News Center

Elsewhere Online twitter Facebook SLS Blogs YouTube SLS Channel Linked In SLSNavigator SLS on Flickr

Amid SOPA Debate, SCOTUS Gives Congress Broad Copyright Power

Publication Date: 
January 19, 2012
Thomson Reuters News & Insight
Alison Frankel

Executive Director of the Fair Use Project Anthony Falzone spoke with Alison Frankel of Thomson Reuters News & Insight about the Supreme Court's decision to give Congress more power over copyright law through the outcome of Golan v. Holder.

If you hadn't heard of the House of Representatives' Stop Online Piracy Act or the Senate's corresponding Protect I.P. Act before Wednesday, you surely have now, after Wikipedia, Craigslist, and many other Internet information providers went dark in protest of the pending legislation. SOPA and PIPA, as the bills are known, are being pushed by movie studios, publishers, and other copyright holders who want to curb online piracy by overseas websites. But lots of U.S. Internet companies contend that SOPA and PIPA undermine the safe-harbor provisions of the Digital Millennium Copyright Act, which protects websites that inadvertently publish copyrighted material.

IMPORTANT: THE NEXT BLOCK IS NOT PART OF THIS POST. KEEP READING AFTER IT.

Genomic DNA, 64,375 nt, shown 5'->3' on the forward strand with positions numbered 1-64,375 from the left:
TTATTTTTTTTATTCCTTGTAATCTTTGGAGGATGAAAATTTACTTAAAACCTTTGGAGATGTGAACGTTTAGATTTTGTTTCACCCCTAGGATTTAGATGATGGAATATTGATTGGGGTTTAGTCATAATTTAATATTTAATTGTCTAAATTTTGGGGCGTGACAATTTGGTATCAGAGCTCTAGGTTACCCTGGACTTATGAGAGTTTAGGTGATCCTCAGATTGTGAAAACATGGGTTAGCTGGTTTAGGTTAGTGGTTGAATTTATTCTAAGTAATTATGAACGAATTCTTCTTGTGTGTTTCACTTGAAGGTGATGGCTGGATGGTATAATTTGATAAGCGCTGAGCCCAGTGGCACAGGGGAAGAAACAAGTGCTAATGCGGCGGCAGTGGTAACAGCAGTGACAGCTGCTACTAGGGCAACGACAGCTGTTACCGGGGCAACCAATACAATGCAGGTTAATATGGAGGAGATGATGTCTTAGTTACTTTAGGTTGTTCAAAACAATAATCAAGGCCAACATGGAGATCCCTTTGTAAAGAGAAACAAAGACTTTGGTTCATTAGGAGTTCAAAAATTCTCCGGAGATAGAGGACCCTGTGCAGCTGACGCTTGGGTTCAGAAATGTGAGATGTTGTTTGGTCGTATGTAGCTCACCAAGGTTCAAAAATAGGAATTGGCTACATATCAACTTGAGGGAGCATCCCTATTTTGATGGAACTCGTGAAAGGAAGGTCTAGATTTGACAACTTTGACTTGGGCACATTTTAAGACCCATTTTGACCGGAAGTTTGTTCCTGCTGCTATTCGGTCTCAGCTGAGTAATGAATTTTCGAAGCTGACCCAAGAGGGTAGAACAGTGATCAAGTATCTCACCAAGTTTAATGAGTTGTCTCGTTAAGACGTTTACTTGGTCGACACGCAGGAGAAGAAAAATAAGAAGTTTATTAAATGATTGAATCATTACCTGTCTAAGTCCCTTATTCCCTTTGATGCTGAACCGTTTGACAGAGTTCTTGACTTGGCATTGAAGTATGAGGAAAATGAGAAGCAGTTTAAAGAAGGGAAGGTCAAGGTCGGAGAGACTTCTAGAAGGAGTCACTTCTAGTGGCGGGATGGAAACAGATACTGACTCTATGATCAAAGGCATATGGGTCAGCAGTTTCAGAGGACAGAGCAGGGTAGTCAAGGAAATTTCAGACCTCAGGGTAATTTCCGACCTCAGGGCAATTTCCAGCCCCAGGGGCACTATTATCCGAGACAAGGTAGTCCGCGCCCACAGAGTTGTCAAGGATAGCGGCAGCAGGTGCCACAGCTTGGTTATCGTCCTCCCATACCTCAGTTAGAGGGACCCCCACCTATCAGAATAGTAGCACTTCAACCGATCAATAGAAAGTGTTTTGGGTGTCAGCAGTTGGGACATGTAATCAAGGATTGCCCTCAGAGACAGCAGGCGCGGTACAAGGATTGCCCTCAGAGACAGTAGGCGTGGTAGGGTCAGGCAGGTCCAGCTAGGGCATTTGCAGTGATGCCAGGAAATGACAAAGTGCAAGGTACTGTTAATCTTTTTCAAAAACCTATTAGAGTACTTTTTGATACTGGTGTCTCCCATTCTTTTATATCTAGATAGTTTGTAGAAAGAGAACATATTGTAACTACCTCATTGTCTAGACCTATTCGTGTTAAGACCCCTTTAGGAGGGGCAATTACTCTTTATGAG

Among the sites that turned off the lights Wednesday was Stanford Law School's Center for Internet and Society. In a note to followers, the Center's executive director, Anthony Falzone, explained that even as support for SOPA dries up, PIPA still seems to be alive and well, with "dangerous" provisions that "threaten both the universality and the security of the Internet itself."


Falzone of the Center for Internet and Society told me Thursday that the Court's ruling "is a continuation of the trend in Eldred, in which the Court shows a great deal of deference to Congress's decisions about the scope of copyright and IP laws." I asked if that's bad news for opponents of the proposed anti-piracy legislation. Falzone's answer: "One of the lessons of Golan is, 'Don't wait.' You have to stop the legislation before it gets passed. You have to stop it in its tracks before it gets to the courts."

And as disappointing as the Golan ruling was, Falzone said he was encouraged by the popular uprising against SOPA and PIPA. In the wake of Wednesday's blackout, he said, legislative support for the bills is waning.